# The MVP Equation

“What I cannot create, I do not understand.”-On Richard Feynman blackboard at time of death in 1988

I spend an excessive amount of time each year analyzing and agonizing over just who the NBA’s best player truly is (see Parts 1 and 2 for this year here). For stat geeks, It almost like a scab that we cannot help but pick at. I believe it’s the unpredictability of the MVP voting that keeps drawing us in. As much as we tout rational, fact based approaches for picking the best players, ultimately it seems like an arbitrary choice.

This time I’m going to go at it a completely different way. What if instead of trying to build a rational stat based evaluation system for the best player, I instead build a statistics based model for predicting MVP voter behavior?

Respect to Nate Silver for the idea (image courtesy of http://xkcd.com/)

Warning, here comes the science.

#### + DefensiveWinShares/GamesPlayed – Constant

Take that, miss with some stats and the end result looks like so:

That’s what happens when I get bored while my wife watches the most exciting Rose ceremony ever (no, really) and break out the regression tools to try to quantify a statistics based equation for the MVP voting. Now this has gone thru more than a few iterations as I’ve built up the model based on trial and error and obvious observations. Some easy ones are:

1. Which stats should I use? Let regression decide.
2. Do records matter? Yes.
3. Should I adjust for pace? No, hell you shouldn’t even adjust for team production. Pundits have a hard time with scale and adjusting for it.

As you shall see, it’s not perfect but I think it does a great job at illustrating what is actually going on.

For the purposes of this build I used the last ten years of MVP. If I make a graph showing actual MVP vote % versus predicted vote percentages I get:

Or If I focus on the actual vote getters and guys with predicted scores of greater than 20%:

The system has the following top ten mvp seasons for the last decade:

 Players Getting MVP Votes by Year (2003 -2012) Year Player Share of MVP Vote MVP Rank MVP Share Score MVP Share Rank Delta 2009 LeBron James 96.9% 1 100% 1 2010 LeBron James 98.0% 1 96% 1 2004 Kevin Garnett 99.1% 1 76% 1 2012 LeBron James 88.8% 1 75% 1 2003 Tim Duncan 80.8% 1 73% 1 2007 Steve Nash 78.5% 2 66% 1 1 2006 Dirk Nowitzki 43.5% 3 66% 1 2 2006 LeBron James 55.0% 2 65% 2 2011 LeBron James 43.1% 3 65% 1 2 2012 Kevin Durant 73.5% 2 65% 2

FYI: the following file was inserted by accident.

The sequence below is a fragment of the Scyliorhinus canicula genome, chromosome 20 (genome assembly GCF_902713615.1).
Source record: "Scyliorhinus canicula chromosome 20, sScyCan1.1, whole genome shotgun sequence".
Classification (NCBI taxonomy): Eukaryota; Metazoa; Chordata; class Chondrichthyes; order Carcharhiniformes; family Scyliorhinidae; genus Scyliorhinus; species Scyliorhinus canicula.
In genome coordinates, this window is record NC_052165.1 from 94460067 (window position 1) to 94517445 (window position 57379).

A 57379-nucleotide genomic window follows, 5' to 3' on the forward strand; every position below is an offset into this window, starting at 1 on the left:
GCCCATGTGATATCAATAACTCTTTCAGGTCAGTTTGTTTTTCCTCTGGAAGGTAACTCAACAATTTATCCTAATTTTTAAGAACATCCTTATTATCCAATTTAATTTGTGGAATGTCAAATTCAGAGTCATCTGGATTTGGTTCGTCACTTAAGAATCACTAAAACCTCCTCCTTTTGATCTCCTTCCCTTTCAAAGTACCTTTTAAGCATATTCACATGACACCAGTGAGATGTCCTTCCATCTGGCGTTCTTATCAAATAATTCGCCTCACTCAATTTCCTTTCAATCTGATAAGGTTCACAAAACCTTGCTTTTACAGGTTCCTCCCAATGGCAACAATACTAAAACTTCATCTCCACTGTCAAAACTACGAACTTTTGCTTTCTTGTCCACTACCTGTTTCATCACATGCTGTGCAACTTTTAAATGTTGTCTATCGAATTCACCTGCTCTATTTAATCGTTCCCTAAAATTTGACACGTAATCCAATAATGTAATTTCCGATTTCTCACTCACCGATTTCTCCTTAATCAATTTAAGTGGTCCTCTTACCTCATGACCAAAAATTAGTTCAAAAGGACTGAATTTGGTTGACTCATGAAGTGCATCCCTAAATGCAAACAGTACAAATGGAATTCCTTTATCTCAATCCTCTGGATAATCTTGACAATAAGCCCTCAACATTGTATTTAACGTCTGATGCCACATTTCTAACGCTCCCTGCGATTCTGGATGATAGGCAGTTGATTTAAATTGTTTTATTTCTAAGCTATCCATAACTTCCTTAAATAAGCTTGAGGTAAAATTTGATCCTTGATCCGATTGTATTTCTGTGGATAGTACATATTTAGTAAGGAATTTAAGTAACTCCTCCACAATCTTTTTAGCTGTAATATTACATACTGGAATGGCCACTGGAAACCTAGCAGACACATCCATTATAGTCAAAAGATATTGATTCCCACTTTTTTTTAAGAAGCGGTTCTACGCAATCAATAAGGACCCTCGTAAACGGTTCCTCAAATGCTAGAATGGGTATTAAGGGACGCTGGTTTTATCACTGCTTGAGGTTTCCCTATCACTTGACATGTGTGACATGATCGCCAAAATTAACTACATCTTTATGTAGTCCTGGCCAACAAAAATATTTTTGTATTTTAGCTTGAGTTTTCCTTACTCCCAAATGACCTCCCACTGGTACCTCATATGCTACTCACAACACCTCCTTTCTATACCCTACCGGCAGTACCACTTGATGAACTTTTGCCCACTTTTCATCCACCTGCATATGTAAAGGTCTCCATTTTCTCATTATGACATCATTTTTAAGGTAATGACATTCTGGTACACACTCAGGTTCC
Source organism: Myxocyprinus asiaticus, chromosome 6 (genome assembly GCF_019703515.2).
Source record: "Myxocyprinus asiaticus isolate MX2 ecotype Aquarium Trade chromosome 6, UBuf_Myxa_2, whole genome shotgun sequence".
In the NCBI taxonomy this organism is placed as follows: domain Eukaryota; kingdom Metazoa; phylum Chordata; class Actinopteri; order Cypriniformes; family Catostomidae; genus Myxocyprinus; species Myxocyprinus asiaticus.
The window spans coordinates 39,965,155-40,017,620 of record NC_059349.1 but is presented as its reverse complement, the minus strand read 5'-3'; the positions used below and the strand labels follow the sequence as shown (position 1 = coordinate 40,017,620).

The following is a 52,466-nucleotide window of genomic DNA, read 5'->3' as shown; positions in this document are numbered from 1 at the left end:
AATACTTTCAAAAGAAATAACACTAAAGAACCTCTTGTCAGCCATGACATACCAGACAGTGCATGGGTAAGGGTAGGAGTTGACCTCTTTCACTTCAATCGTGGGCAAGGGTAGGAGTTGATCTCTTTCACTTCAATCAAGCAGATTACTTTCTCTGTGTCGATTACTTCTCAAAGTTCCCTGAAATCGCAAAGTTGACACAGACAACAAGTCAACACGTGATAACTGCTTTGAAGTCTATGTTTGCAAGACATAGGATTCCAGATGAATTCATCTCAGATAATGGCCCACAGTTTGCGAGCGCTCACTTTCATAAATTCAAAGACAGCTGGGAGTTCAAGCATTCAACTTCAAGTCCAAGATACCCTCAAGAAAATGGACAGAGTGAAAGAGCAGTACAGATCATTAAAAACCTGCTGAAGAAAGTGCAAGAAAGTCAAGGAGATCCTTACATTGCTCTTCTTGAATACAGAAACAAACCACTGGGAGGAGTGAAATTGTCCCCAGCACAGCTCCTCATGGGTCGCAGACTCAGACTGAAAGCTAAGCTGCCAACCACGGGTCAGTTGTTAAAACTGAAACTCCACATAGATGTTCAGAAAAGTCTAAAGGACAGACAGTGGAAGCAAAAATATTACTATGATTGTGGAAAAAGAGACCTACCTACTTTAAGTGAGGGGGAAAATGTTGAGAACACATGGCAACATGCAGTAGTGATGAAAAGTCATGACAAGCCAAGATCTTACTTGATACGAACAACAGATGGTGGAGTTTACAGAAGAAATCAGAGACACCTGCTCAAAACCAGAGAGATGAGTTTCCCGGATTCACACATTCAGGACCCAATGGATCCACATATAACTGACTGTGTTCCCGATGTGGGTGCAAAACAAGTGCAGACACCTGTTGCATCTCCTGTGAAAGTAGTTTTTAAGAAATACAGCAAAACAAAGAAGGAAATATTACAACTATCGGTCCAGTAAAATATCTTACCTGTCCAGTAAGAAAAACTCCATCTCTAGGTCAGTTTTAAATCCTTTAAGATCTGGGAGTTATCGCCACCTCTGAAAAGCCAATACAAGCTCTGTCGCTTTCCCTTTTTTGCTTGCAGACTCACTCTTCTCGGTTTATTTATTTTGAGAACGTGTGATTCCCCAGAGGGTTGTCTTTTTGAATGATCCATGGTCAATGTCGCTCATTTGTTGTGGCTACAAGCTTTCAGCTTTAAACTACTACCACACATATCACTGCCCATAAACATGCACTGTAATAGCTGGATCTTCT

With Lebron’s 2009 season setting the standard and having 4 of the top ten scores (I’m totally ok with both of these statements).  If we look at winners for the sample:

 Players Getting MVP Votes by Year (2003 -2012) Year Player Share of MVP Vote MVP Rank MVP Share Score MVP Share Rank Delta 2009 LeBron James 96.9% 1 100% 1 2010 LeBron James 98.0% 1 96% 1 2004 Kevin Garnett 99.1% 1 76% 1 2012 LeBron James 88.8% 1 75% 1 2003 Tim Duncan 80.8% 1 73% 1 2011 Derrick Rose 97.7% 1 62% 2 -1 2007 Dirk Nowitzki 88.2% 1 62% 2 -1 2006 Steve Nash 73.9% 1 59% 3 -2 2005 Steve Nash 83.9% 1 52% 1 2008 Kobe Bryant 87.7% 1 42% 5 -4

We see that six of the winners led their year. For those who didn’t lead their year we have:

• Rose getting one over Lebron over the Descision in 2011.
• Nash winning a tight one on momentum in 2006 over Dirk.
• Dirk stealing it back in 2007 over Nash.
• And 2008 where it was a tight bunch (the model acutually like Iverson for MVP who got no votes, yay stat nerds) with no favorite and Kobe snuck in and got a media lifetime achievement award.

So it looks like the model provides a pretty good indicator of what will happen with some pretty reasonable sources of variation (lack of differentiation at the top or external factors leading to an incumbent, a media favorite or a bridesmaid sneaking in). I suspect media market size and fanbase play a part (let’s call this the Kobe Corollary). I also suspect having multiple candidates on a team plays a part (let’s call this one Pau’s Dilemma). Also playing on a say a 50 win 8th seed in a loaded year can kill your chances (the Denver Rule). Finally, it does look like advanced stats do have some sort of effect (let’s name this one the Berri-Oliver-Iverson Hypothesis)

Let’s take a look at the candidates for 2013:

While Lebron James is having himself another kingly year at 87% for a score which would make him sixth since 2003 and easily MVP worthy, Kevin Durant is going out and resetting the standard this year. Durant’s 109% score means that this is the most dominant MVP season that I’ve measured in this period (I will, at some point take a look further back). The fly in the ointment for KD is the possibility of Lebron winning on momentum as the incumbent or the possibility of Westbrook stealing votes Ralph Nader style from his own team.

But really, It looks like the King is dead, long live the Prince.

-Arturo